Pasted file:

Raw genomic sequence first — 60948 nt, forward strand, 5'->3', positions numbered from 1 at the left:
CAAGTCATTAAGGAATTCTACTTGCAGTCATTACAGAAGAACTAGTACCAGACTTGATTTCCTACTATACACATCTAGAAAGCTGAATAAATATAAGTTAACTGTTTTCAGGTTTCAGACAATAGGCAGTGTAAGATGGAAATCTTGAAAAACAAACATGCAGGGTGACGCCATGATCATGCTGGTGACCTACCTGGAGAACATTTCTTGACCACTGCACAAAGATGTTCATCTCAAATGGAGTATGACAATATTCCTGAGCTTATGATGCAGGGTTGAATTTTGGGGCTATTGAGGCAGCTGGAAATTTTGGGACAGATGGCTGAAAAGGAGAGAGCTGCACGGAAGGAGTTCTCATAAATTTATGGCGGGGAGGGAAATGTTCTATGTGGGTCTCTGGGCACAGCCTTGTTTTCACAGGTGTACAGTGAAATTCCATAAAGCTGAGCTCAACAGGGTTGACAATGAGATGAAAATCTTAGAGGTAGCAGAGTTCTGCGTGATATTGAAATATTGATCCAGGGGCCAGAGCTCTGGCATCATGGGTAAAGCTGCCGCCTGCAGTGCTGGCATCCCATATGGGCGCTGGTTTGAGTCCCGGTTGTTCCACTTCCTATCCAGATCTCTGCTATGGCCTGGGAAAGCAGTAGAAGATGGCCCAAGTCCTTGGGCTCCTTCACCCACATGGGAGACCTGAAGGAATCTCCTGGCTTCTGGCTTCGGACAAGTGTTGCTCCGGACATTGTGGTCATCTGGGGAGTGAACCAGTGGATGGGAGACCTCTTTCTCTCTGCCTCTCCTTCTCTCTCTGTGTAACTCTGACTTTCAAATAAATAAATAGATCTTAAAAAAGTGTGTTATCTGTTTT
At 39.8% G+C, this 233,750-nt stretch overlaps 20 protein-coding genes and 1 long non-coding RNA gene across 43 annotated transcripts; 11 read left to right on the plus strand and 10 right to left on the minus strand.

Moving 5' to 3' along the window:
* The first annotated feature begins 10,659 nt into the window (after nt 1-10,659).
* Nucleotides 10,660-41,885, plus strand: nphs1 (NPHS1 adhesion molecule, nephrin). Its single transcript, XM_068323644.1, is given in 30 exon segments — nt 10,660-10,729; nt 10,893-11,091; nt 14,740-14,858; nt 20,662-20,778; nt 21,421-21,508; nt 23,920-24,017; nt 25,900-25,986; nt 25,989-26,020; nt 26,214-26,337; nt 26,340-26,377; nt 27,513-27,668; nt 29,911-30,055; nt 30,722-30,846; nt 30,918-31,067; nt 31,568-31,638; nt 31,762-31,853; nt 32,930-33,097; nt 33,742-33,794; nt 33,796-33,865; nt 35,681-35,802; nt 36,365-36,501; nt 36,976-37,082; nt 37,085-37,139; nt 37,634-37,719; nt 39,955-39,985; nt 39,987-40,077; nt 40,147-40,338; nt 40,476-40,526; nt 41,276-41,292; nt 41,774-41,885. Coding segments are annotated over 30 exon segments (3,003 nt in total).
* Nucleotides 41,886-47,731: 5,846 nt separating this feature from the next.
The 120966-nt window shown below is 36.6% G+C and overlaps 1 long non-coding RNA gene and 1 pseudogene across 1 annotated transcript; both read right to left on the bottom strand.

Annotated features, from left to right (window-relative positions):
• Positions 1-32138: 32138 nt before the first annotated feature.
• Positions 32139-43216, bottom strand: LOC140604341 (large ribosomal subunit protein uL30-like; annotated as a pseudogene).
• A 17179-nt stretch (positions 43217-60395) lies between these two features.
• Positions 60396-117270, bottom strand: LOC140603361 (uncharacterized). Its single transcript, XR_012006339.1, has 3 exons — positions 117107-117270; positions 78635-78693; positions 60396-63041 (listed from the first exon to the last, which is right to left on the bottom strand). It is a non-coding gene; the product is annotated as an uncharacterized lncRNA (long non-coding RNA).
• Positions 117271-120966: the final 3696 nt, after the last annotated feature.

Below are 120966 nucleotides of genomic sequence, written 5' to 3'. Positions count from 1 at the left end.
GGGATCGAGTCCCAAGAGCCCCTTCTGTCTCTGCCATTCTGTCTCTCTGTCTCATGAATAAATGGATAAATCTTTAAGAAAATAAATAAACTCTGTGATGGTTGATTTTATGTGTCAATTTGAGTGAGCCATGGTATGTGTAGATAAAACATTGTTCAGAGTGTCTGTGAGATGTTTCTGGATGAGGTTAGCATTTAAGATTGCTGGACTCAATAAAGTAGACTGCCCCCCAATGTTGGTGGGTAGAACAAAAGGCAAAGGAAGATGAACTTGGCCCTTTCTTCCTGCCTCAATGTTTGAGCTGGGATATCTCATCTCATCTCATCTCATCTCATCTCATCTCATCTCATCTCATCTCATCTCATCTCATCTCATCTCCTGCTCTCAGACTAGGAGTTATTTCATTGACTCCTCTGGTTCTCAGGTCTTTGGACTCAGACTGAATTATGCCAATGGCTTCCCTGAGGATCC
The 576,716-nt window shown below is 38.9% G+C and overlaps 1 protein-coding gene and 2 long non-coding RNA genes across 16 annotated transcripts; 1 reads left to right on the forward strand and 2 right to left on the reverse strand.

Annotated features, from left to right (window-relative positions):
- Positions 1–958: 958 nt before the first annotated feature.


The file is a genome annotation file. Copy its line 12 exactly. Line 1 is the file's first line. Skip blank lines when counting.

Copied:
• A 17179-nt stretch (positions 43217-60395) lies between these two features.